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About Nik271

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  1. Here is a comparison of the the positions of Vesta on 18 Feb: And on 22 February:
  2. I also spent an enjoyable hour at 8pm watching the Moon. The seeing was poor, so I stayed below 100x with Mak 180 with binoviewers and a pair of 32mm Plossls. One extra bonus of the binoviewers: they cut the glare of the Moon by half I particularly liked the shadow that promontory Laplace was casting from the tip of Montes Jura on Sinus Iridum. I think I can even see it in the image by @paulastro above Then I hunted down Hagrid's dragon NGC 2301 in Monoceros. Hadn't seen it until now, at 100x it was framed very nicely, and despite the moonlight looked very good indeed with big spr
  3. Actually I did not use a mount at all, just a basic tripod. The key is to use a fast lens and take multiple exposures which are then stacked in a program called Deep Sky Stacker (DSS). You can find tutorials about it in the imaging section. But actually you don't even need to use DSS to show the stars up to 7-8 magnitude, DSS is needed to reduce the noise and show up faint nebulosity which otherwise will be lost to the noise. The particular detail of the above photos are: Canon EOS 250d camera with 50mm F1.8 lens. I took 9 exposures of 4 seconds each at F1.8 and ISO 400 and stacked them.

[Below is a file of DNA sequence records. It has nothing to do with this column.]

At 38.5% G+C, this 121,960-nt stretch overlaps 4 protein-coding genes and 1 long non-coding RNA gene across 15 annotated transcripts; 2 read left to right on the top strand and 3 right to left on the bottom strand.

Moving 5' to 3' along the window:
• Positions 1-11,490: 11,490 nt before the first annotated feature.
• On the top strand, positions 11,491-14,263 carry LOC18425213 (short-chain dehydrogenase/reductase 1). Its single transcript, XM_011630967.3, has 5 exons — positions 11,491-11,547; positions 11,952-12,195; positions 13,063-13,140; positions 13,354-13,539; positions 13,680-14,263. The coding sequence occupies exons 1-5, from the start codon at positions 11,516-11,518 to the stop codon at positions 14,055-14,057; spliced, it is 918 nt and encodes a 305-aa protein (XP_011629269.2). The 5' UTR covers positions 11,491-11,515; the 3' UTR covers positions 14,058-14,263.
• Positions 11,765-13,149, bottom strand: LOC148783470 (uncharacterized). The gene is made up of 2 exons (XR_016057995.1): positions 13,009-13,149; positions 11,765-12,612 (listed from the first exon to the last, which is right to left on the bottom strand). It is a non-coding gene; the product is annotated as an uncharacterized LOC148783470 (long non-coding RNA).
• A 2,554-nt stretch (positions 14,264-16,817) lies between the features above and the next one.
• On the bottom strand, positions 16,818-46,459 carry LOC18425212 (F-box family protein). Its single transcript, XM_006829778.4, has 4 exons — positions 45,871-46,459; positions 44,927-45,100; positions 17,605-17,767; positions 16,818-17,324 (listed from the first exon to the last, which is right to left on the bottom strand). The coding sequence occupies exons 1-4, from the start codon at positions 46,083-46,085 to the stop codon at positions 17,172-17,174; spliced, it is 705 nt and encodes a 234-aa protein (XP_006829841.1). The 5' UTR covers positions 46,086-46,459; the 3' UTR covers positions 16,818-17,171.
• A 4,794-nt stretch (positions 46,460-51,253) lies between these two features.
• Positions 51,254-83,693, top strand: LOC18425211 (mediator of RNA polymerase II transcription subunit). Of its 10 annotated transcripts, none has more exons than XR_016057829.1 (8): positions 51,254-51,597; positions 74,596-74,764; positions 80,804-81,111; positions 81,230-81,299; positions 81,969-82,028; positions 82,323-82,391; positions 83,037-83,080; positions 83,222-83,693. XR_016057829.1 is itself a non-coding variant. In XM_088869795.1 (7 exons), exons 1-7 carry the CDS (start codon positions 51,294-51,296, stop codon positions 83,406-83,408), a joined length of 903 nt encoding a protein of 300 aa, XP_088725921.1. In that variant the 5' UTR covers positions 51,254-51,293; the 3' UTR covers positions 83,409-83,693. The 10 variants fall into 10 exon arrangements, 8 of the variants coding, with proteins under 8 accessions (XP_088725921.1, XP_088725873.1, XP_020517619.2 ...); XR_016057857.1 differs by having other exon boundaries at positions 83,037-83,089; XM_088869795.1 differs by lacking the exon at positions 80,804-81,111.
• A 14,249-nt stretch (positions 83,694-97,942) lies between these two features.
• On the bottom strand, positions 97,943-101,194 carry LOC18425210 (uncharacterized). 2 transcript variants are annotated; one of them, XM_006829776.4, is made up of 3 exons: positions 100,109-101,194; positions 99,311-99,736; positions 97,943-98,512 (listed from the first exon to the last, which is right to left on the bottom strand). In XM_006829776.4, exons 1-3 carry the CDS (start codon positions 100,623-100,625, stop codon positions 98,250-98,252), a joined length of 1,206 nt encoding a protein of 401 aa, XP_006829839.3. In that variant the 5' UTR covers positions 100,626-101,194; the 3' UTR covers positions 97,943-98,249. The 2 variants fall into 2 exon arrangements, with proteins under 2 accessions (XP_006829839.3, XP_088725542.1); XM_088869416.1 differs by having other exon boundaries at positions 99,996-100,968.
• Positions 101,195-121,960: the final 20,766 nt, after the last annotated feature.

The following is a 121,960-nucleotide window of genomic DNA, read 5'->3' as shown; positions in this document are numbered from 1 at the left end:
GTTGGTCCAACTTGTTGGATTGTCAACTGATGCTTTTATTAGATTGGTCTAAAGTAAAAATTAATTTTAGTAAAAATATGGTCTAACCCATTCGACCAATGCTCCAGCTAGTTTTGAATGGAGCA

4. Any observing session is better than a cloudy night. 520x on Moon is very impressive! I have never gone beyond 450x in my Mak but a 12 inch scope should be capable of this and more. Must be a beast on the planets. Last night I stayed below 180x as there was some high cloud and only the Moon was punching through it. It was still worth it - Copernicus looked lovely near the terminator. This evening seems more promising ...
  5. Indeed, there is something magical about watching the sky, an image just does not convey the 'here now' moment for me. I can compare it to a listening a recorded piece and going to a live concert. The recorded music is usually better quality but the concert has an extra dimension to it which is very difficult to describe. Same with visual astronomy, it has a connection to the cosmos I just can't get from images.
  6. Just to give illustration of the dramatic difference the altitude of the target makes, compare these two photos. I was trying to photograph Vesta in Leo yesterday and spot its movement. First photo is at 8pm and the second is at 10:20pm. Sadly Vesta did not move visibly but compare the level of detail visible. In the 10pm photo I can even spot the faint Leo triplet. At 8pm: and at 10pm:
  7. I was looking at M94 and M97 at 10pm. The moon was lower and behind a tree which helped. My biggest difficulty with DSO is actually not so much the sky but the ambient light around me which makes dark adaptations almost impossible. Its so bright that I can read a large atlas in the ambient light So I use a thick towel draped over my head, which helps quite a bit
  8. An update from 18 February. Vesta is moving North -West still close to 88 Leonis. This is an image with 50mm F/1.8 on Canon 250D, stacked 18x 4s exposures. The time was 10pm on 18 Feb. The bright star in the lower left is Denebola.